Solution for RAID

Hi folks, I’ve to change my hard drivers and buy the new one, The question is which plan have a better performance?

One: 1TiB SATA 6Gb/s 64MiB buffer x2 RAID1+0
Two: 500GiB SATA 3Gb/x 32MiB buffer x3 RAID1+5


That’s a difficult question to answer, based on what you’ve posted so far. What do you plan to use the RAID array for? Oh, and you can’t do RAID 1+0 with the first configuration, you won’t have enough drives to both mirror and stripe … You’ll need to buy 4 drives to get RAID 1+0. Also, maybe I don’t understand what you mean by RAID 1+5; RAID 5 does striping plus a spare drive for recovery … so not sure what you mean by the 1+5 configuration.

Now, having said that, here are my very general thoughts. I’m sure controversy will erupt, but I work with customers day in and day out who demand high performance from their I/O subsystems, and hence I answer your question from that perspective.

1). If heavy write, use RAID 1+0
2). If heavy read, very little write, use RAID 5
3). If a mix, and you have the money to spend, then I strongly recommend 1+0 over 5 – I just refuse to accept the overhead of the parity bit, even if it is small – it’s there nevertheless.

So, in summary, RAID 1+0 if you want performance, and can afford 2x the number of drives. RAID 5 if you can’t or want to keep it simple. AND make sure that you spend the $$ and get a card that supports hardware RAID, not software-based RAID (that is, don’t go cheap if you can help it).

That’s my opinion, and I’m sticking to it!

Now, what is the storage going to be used for?


Actually I’m using software right now, mirror raid for boot and swap and strip for root and home partition but I need to find out three SATA 3Gb/s disks is better for strip raid or two SATA 6Gb/s?

Well, assuming your hardware can support 6GB/sec from the disk transfer speed, then of course the higher the speed, the faster it’s going to be – in theory.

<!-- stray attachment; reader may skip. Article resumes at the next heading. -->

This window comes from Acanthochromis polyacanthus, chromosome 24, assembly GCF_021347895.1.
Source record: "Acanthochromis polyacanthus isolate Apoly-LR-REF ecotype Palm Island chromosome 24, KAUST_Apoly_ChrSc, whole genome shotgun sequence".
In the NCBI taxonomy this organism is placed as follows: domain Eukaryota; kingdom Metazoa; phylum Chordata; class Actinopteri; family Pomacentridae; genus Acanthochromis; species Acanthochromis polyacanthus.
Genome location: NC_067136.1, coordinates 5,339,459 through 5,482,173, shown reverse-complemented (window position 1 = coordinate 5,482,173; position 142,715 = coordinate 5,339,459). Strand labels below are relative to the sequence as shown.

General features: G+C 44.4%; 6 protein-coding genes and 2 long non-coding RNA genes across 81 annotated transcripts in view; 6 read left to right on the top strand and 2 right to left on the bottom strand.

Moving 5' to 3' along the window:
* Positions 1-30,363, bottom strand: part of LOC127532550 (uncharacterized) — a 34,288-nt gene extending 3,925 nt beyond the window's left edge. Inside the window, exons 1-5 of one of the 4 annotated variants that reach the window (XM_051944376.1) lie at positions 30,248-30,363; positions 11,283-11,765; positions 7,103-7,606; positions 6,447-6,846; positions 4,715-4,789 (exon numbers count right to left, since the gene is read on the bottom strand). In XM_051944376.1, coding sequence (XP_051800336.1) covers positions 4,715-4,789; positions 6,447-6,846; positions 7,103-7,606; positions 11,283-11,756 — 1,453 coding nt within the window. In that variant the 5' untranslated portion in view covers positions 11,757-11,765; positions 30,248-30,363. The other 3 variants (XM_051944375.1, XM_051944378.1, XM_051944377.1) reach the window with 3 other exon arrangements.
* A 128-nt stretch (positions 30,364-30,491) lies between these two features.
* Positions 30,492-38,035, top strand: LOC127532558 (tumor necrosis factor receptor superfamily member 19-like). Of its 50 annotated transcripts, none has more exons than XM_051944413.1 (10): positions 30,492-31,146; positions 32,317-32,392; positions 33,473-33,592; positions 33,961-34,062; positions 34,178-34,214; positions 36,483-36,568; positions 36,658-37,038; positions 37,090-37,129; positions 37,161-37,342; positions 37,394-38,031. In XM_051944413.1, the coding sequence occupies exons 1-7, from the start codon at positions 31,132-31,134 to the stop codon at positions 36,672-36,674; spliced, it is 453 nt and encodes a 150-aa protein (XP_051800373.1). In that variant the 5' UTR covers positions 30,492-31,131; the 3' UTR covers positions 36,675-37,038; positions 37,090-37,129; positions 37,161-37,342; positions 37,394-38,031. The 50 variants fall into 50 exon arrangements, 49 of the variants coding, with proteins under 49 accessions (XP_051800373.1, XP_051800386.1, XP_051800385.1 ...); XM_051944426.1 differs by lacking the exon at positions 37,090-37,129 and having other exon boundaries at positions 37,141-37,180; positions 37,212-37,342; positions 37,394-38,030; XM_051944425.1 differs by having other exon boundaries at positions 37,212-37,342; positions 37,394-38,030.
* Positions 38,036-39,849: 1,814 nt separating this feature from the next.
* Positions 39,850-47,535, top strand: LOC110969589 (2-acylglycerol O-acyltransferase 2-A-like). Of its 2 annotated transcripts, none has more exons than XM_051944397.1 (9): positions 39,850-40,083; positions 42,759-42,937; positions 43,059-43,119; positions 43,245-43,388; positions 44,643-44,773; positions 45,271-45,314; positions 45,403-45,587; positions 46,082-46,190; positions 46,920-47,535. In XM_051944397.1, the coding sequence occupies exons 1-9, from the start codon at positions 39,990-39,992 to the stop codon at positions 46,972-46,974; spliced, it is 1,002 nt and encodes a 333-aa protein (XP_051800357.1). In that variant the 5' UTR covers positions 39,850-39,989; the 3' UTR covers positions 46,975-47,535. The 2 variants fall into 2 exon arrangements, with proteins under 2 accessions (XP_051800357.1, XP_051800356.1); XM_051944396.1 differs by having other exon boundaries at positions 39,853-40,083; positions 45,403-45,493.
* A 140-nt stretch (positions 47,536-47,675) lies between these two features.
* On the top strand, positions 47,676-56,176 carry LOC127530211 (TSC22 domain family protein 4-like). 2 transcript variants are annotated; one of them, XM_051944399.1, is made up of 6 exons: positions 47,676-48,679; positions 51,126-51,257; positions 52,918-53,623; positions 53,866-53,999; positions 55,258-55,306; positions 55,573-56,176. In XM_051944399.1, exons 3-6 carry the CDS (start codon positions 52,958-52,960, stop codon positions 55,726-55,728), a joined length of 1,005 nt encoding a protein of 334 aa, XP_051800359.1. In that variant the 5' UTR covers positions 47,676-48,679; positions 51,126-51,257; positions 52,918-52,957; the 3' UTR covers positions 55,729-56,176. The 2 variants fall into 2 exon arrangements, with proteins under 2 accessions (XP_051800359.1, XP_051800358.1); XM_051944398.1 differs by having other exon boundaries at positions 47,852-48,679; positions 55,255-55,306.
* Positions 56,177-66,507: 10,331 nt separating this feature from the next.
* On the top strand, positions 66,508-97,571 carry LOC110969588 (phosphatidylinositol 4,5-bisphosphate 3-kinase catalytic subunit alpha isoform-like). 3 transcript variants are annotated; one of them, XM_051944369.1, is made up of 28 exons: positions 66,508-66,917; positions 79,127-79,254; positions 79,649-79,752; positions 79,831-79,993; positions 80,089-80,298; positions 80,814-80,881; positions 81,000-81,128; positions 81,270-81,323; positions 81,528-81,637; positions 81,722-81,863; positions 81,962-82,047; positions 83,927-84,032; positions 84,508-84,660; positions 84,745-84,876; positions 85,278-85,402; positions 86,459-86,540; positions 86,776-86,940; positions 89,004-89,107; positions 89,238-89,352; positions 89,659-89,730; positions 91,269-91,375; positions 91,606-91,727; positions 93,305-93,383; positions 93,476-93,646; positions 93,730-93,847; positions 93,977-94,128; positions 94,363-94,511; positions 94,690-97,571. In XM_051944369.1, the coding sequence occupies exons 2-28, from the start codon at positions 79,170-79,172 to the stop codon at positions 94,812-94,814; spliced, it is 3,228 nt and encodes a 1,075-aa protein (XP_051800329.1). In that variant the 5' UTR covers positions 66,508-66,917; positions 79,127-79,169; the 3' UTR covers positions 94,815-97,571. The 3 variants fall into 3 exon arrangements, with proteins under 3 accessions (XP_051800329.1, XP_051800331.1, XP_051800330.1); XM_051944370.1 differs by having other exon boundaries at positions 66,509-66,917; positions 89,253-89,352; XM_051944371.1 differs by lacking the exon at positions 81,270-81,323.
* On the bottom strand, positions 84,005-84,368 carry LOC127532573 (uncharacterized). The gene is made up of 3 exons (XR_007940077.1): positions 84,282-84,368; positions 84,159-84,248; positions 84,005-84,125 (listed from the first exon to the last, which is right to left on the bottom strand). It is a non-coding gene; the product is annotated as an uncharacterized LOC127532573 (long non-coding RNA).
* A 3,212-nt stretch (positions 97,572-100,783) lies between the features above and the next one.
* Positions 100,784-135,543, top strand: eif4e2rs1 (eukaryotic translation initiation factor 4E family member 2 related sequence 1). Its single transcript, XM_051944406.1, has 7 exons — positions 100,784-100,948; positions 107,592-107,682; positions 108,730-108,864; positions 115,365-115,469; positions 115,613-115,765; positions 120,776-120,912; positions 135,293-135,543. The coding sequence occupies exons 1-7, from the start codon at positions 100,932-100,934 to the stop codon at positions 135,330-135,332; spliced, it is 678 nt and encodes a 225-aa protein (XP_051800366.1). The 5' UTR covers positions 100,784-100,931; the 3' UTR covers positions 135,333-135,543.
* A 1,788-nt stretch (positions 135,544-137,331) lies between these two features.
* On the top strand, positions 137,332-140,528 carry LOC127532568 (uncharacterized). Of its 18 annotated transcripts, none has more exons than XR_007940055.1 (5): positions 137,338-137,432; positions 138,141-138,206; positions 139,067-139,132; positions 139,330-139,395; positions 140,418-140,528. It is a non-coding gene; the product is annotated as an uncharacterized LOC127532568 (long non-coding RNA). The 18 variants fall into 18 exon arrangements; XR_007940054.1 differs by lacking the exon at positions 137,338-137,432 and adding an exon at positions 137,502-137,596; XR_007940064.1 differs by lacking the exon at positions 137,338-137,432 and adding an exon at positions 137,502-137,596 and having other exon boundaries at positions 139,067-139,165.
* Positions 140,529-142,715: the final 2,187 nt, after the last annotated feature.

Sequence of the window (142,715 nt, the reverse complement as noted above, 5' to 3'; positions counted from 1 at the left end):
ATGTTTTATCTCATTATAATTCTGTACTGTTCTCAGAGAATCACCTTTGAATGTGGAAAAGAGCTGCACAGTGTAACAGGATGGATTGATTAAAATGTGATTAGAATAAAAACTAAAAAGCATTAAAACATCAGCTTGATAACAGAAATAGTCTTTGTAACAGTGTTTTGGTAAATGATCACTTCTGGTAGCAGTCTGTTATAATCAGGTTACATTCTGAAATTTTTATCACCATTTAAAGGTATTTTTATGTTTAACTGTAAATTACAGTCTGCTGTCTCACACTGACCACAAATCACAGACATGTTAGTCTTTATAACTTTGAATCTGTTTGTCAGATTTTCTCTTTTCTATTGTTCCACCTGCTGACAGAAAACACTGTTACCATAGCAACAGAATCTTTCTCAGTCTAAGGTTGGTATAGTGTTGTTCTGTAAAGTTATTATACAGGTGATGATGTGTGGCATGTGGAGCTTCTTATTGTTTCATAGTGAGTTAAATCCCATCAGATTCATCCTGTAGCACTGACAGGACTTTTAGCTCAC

So to summarize:

you are using RAID 1 for boot + swap
you are using RAID 0 for / and /home?


Yes correct

Hmm – more confused than ever. Is this just 1 drive, or are these partitions on different drives?

If it’s 2 different drives, why not do something like:

RAID 1 on the current drives, and perform a standard installation – those things don’t change much over time, and (other than, say ‘/var’), they’re fairly read-intensive. So you would get mirroring for the boot drive, and your system, and thus you could tolerate a drive failure. This scheme would be for things like /, /usr, /boot, etc. /var would be the only write-intensive filesystem on this array, and as a whole shouldn’t stress the drive throughput that much.
Mount /tmp in RAM if you have lots of memory.
RAID 1+0 (or RAID 5 eek!) /home, and anything else that you access or use a lot, like MP3 files, media files, etc.

that seems to make more sense to me, and unless I’m missing something, the system should really cook along (from an I/O perspective).


Actually I’ve problem with my suse 11.4 right now, kde taking too long to boot and consume all my RAM for disk cache, Is that connected to my current RAID configuration?

This is RAID configuration:
100MiB RAID 1 boot 100+100
1GiB RAID 1 swap 1+1
30GiB RAID 0 15+15 root
Rest RAID 0 home
500GiB SATA 3Gb/s x2

Not necessarily. What is your machine configuration, how much RAM, CPU type and speed, what type of Video Card do you have, etc?

When you say “consume all my RAM”, how are you noting that? How long is “too long to boot”? It’s possible that maybe you just need to disable some services.

Athlon 640 / Asus crosshair 4 formula with 890FX / 8GiB RAM / nVidia 250GTS. It consume approx 6.8GiB of my RAM and taking about 2min to boot and the other problem is sometimes kde logout automatically.

I doubt your performance issues are related to your system configuration, it sounds quite healthy.

I’d look into what services could be disabled, and what is hanging / taking so long for boot /startup/etc. Also, check into disabling un-needed KDE services.